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COVID-19 increases the risk of diabetes among children and adolescents, according to a recent study in the Morbidity and Mortality Weekly Report.
Although people with diabetes have a higher risk of developing severe COVID-19, growing evidence shows that COVID-19 may contribute to new-onset diabetes. Previous studies have found that on average, 14% of adults hospitalized with COVID-19 have new diabetes onset. To assess the risk in children and adolescents, the authors analyzed health care claims from about 1.7 million pediatric patients in the IQVIA database, including nearly 81 000 patients who were diagnosed with COVID-19 between March 2020 and February 2021.
Patients with COVID-19 were 166% more likely to receive a new diabetes diagnosis than were age- and sex-matched patients without COVID-19. Those with COVID-19 also were 116% more likely to be newly diagnosed with diabetes than similar patients who had an acute respiratory infection before the pandemic began.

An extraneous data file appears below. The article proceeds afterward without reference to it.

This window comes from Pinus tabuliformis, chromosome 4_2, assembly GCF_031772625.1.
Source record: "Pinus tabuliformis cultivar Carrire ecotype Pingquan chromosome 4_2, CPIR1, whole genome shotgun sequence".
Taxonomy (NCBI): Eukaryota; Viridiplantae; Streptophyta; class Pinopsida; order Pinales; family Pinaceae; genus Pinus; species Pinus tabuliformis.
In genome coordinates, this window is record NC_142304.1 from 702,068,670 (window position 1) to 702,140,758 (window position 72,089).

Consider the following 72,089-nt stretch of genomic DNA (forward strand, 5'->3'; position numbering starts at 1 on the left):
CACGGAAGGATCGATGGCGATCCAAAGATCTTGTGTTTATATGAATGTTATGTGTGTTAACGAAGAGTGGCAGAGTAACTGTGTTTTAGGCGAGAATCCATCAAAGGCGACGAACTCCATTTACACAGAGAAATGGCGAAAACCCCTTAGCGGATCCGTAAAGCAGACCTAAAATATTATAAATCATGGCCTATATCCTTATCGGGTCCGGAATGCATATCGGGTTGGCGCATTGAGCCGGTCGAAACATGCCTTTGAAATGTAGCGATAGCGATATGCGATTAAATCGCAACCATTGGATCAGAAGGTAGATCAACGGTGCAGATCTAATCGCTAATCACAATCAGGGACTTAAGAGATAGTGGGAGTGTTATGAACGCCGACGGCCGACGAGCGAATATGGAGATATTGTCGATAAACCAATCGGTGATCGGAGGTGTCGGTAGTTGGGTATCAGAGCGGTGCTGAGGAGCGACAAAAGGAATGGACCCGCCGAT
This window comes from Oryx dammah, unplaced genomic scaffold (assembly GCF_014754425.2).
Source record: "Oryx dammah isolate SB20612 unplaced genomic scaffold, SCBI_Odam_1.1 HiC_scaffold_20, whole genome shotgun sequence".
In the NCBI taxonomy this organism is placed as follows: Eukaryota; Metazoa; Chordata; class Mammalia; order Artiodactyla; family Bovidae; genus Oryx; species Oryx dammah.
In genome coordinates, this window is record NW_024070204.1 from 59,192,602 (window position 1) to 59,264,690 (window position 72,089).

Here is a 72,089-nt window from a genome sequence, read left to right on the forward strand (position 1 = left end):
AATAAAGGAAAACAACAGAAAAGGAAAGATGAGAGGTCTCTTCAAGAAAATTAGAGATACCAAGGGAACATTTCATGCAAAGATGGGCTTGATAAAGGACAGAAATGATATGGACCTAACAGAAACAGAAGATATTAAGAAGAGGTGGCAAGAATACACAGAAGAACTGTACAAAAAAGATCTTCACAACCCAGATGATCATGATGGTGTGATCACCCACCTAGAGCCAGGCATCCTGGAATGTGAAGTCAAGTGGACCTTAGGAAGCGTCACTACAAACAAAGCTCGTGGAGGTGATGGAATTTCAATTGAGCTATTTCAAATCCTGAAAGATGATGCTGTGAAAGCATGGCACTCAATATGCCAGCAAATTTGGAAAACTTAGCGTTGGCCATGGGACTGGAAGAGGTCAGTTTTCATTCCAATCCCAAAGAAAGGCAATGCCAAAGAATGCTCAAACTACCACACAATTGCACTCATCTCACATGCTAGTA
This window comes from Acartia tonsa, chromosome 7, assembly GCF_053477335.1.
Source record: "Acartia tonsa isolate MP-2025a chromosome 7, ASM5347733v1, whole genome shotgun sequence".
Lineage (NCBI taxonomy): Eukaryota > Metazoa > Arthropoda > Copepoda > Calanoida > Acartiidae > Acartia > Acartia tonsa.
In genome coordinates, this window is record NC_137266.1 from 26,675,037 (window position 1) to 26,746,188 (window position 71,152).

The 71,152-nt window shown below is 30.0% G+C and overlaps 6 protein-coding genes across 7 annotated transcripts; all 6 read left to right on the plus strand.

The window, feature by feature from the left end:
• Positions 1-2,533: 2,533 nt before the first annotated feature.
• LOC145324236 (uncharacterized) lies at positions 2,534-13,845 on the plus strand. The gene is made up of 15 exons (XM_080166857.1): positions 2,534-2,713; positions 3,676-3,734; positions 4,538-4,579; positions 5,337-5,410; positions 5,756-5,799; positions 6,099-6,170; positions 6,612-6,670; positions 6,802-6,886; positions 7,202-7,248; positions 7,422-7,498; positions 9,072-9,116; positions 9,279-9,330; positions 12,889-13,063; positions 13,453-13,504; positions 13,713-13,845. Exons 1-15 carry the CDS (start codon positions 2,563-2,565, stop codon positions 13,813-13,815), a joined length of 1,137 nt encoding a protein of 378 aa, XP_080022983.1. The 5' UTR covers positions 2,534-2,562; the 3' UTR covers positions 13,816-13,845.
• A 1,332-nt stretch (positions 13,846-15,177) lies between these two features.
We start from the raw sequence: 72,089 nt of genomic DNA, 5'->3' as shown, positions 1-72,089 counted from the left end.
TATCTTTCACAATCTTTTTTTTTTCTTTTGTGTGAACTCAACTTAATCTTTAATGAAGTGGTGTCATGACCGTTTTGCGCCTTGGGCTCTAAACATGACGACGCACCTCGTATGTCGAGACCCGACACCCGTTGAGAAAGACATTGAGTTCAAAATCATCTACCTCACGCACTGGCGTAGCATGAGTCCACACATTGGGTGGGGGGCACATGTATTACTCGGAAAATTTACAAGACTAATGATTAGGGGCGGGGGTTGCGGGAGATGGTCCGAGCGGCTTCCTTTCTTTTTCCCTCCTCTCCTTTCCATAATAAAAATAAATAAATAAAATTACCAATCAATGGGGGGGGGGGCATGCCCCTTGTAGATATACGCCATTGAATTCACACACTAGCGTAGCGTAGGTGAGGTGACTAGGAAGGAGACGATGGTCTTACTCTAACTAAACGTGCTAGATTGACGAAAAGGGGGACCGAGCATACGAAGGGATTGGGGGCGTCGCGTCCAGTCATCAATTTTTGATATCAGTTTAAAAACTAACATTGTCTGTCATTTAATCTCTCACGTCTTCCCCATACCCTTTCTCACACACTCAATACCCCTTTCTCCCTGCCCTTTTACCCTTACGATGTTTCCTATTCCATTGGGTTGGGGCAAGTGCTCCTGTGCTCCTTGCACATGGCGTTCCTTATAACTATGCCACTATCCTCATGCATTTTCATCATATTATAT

The researchers replicated their findings by using the HealthVerity database, which has claims data for nearly 900 000 pediatric patients, about half of whom had COVID-19 between March 2020 and June 2021. Among patients with COVID-19, new diabetes diagnoses were 31% more likely than in those who didn’t have the disease.
SARS-CoV-2 may directly cause new-onset diabetes by attacking pancreatic cells that express angiotensin-converting enzyme 2 receptors, the authors suggested. Infection-related stress hyperglycemia or changes in glucose metabolism also may trigger the condition. Alternatively, the authors noted, infection may cause prediabetes to progress to diabetes.
They urged clinicians to be vigilant and screen for diabetes in children and adolescents with a history of COVID-19 infection.
Créditos: Comité científico Covid